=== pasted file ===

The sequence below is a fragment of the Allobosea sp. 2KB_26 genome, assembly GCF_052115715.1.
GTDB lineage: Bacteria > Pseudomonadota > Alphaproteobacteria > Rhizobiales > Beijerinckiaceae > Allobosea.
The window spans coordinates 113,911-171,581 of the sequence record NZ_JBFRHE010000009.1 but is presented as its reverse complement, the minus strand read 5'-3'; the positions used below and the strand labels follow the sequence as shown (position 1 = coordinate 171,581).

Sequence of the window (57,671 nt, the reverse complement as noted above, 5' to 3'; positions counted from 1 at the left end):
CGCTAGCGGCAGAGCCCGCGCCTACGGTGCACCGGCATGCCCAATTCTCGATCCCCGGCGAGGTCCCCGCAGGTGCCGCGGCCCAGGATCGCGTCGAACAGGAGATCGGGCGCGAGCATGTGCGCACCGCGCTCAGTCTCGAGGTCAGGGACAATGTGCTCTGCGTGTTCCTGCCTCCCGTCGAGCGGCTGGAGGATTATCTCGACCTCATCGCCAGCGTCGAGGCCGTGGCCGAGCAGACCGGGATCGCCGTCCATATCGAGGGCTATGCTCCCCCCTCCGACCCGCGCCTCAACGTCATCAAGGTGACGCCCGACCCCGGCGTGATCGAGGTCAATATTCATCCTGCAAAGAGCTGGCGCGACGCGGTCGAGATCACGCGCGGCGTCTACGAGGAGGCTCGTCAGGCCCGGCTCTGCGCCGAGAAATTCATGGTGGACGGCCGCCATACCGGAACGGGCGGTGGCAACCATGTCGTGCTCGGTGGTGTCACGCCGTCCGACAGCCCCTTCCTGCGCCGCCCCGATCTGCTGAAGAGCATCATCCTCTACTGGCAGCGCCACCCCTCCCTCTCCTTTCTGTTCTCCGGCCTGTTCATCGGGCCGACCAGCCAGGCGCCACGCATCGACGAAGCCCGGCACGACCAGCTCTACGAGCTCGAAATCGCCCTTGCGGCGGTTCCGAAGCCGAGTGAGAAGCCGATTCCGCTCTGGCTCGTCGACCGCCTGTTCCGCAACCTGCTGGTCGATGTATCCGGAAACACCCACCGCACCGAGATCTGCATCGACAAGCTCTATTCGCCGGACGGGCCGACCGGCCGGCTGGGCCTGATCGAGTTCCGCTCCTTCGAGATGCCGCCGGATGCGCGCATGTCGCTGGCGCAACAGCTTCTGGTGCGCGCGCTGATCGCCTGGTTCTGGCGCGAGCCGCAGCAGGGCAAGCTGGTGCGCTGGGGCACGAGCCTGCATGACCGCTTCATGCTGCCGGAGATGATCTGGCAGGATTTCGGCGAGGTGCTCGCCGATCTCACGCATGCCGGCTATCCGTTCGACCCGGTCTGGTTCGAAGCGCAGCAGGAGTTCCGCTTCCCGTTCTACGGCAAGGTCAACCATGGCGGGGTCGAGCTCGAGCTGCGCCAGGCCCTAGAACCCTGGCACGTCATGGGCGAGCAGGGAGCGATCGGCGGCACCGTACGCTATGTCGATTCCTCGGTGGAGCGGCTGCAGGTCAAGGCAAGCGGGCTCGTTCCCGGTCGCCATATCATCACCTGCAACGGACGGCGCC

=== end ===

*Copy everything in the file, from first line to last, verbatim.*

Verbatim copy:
The sequence below is a fragment of the Allobosea sp. 2KB_26 genome, assembly GCF_052115715.1.
GTDB lineage: Bacteria > Pseudomonadota > Alphaproteobacteria > Rhizobiales > Beijerinckiaceae > Allobosea.
The window spans coordinates 113,911-171,581 of the sequence record NZ_JBFRHE010000009.1 but is presented as its reverse complement, the minus strand read 5'-3'; the positions used below and the strand labels follow the sequence as shown (position 1 = coordinate 171,581).

Sequence of the window (57,671 nt, the reverse complement as noted above, 5' to 3'; positions counted from 1 at the left end):
CGCTAGCGGCAGAGCCCGCGCCTACGGTGCACCGGCATGCCCAATTCTCGATCCCCGGCGAGGTCCCCGCAGGTGCCGCGGCCCAGGATCGCGTCGAACAGGAGATCGGGCGCGAGCATGTGCGCACCGCGCTCAGTCTCGAGGTCAGGGACAATGTGCTCTGCGTGTTCCTGCCTCCCGTCGAGCGGCTGGAGGATTATCTCGACCTCATCGCCAGCGTCGAGGCCGTGGCCGAGCAGACCGGGATCGCCGTCCATATCGAGGGCTATGCTCCCCCCTCCGACCCGCGCCTCAACGTCATCAAGGTGACGCCCGACCCCGGCGTGATCGAGGTCAATATTCATCCTGCAAAGAGCTGGCGCGACGCGGTCGAGATCACGCGCGGCGTCTACGAGGAGGCTCGTCAGGCCCGGCTCTGCGCCGAGAAATTCATGGTGGACGGCCGCCATACCGGAACGGGCGGTGGCAACCATGTCGTGCTCGGTGGTGTCACGCCGTCCGACAGCCCCTTCCTGCGCCGCCCCGATCTGCTGAAGAGCATCATCCTCTACTGGCAGCGCCACCCCTCCCTCTCCTTTCTGTTCTCCGGCCTGTTCATCGGGCCGACCAGCCAGGCGCCACGCATCGACGAAGCCCGGCACGACCAGCTCTACGAGCTCGAAATCGCCCTTGCGGCGGTTCCGAAGCCGAGTGAGAAGCCGATTCCGCTCTGGCTCGTCGACCGCCTGTTCCGCAACCTGCTGGTCGATGTATCCGGAAACACCCACCGCACCGAGATCTGCATCGACAAGCTCTATTCGCCGGACGGGCCGACCGGCCGGCTGGGCCTGATCGAGTTCCGCTCCTTCGAGATGCCGCCGGATGCGCGCATGTCGCTGGCGCAACAGCTTCTGGTGCGCGCGCTGATCGCCTGGTTCTGGCGCGAGCCGCAGCAGGGCAAGCTGGTGCGCTGGGGCACGAGCCTGCATGACCGCTTCATGCTGCCGGAGATGATCTGGCAGGATTTCGGCGAGGTGCTCGCCGATCTCACGCATGCCGGCTATCCGTTCGACCCGGTCTGGTTCGAAGCGCAGCAGGAGTTCCGCTTCCCGTTCTACGGCAAGGTCAACCATGGCGGGGTCGAGCTCGAGCTGCGCCAGGCCCTAGAACCCTGGCACGTCATGGGCGAGCAGGGAGCGATCGGCGGCACCGTACGCTATGTCGATTCCTCGGTGGAGCGGCTGCAGGTCAAGGCAAGCGGGCTCGTTCCCGGTCGCCATATCATCACCTGCAACGGACGGCGCC